This Student Companion by Les Arthur appeared in the March 2015 edition of the New Zealand Law Journal [2015] NZLJ 73.

STUDENT COMPANION: INSURANCE

Tower Insurance Limited v Skyward Aviation 2008 Limited [2014] NZEmpC 110 CRC 16/13

This litigation concerned the interpretation of policy conditions relating to a 110-year-old residential Christchurch property which had sustained unrepairable earthquake damage. The Court of Appeal ([2014] NZCA 76) overruled the judgment of the High Court ([2013] NZHC 1856) which had found in favour of Tower’s interpretation of the policy conditions. In the Court of Appeal, Skyward successfully argued that the policy enabled the insured to elect the settlement option from the four alternatives provided, and that the amount payable by Tower, if the insured elected to purchase another house, was calculated on the replacement rather than indemnity value of the damaged house. The outcome of Tower’s appeal to the Supreme Court turned entirely on the wording of the policy. While the Supreme Court largely accepted the interpretation favoured by the Court of Appeal it also considered the interpretation issue in the general context of the difference between indemnity and replacement policies and the policy conditions relied on by insurers to mitigate the increased moral hazard posed by replacement value policies.

The house was insured under a replacement value policy. The renewal certificate stated:

SUM INSURED FULL REPLACEMENT based on Area sq. Meters 210.
Year Built 1900.

The policy defined “full replacement value” as:

…the costs actually incurred to rebuild, replace or repair your house to the same condition and extent as when new and up to the same area as shown in the certificate of insurance…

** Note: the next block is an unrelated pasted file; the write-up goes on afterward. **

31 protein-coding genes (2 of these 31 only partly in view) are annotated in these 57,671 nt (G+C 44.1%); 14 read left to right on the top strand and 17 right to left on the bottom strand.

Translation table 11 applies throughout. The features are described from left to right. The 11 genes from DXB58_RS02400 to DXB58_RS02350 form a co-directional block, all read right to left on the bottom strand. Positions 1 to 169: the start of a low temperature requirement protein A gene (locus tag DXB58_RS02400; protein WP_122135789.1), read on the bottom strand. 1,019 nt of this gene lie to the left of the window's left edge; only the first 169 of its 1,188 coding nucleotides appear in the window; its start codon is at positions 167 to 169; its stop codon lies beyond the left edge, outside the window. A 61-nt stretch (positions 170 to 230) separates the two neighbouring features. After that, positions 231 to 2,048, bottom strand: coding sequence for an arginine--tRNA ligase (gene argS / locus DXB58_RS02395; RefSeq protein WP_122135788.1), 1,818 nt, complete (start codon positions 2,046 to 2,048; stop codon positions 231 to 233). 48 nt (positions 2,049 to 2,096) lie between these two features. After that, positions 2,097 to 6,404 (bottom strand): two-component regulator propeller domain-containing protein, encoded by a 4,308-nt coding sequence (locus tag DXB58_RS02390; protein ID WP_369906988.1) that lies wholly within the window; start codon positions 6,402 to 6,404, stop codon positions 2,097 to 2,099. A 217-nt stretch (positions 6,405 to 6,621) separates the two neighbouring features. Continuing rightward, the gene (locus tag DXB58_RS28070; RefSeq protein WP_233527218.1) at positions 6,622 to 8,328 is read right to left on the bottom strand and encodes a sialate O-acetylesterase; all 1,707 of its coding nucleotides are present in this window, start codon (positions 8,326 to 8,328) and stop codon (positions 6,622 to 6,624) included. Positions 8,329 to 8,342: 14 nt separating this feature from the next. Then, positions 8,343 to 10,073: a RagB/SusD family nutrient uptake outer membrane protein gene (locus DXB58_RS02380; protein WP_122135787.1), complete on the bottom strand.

Clearly replacement value contemplates replacement or repair of the damaged house on a new for old basis, enabling the insured to replace or rebuild the damaged building using new materials and in compliance with current building standards. Payment of the insured’s claim calculated on replacement value is contrary to the indemnity principle which is a core feature of insurance law: Castellain v Preston (1883) 11 QBD 380 (CA) per Brett LJ . Unlike replacement value policies, indemnity value policies limit the amount payable by the insurer to repair or replace the damaged building to its present day or market value. As illustrated by the facts in Tower the difference between replacement value and indemnity value can be considerable. The insured property had been purchased in 2009 for $450,000 and had a pre-earthquake market value of $492,000. Settlement on Skyward’s interpretation of the policy conditions allowed the insured to recover around $1,1000,000 in respect of its damaged building. As the Supreme Court observed, at [25], it was not surprising that the cost of rebuilding a house that was approximately 110 years old considerably exceeded the indemnity value of the house immediately before the earthquakes. Departure from the indemnity principle therefore entitled Skyward to profit from its earthquake damaged building. In this context the legitimate concern of insurers is to manage the increased moral risk which flows from the primary obligation to replace damaged buildings. Moral risk refers to the risk that an insured will make a fraudulent claim. The incentive for an insured to make a fraudulent claim is heightened to the extent that the insured is able to profit from the occurrence of an insured peril. As insurers rely on policy conditions to minimise the incentive for fraudulent claims the Court analysed the available settlement options and preconditions on the ability of the insured to achieve replacement value, in the context of the insurer’s purpose of minimising the moral hazard (at [26]).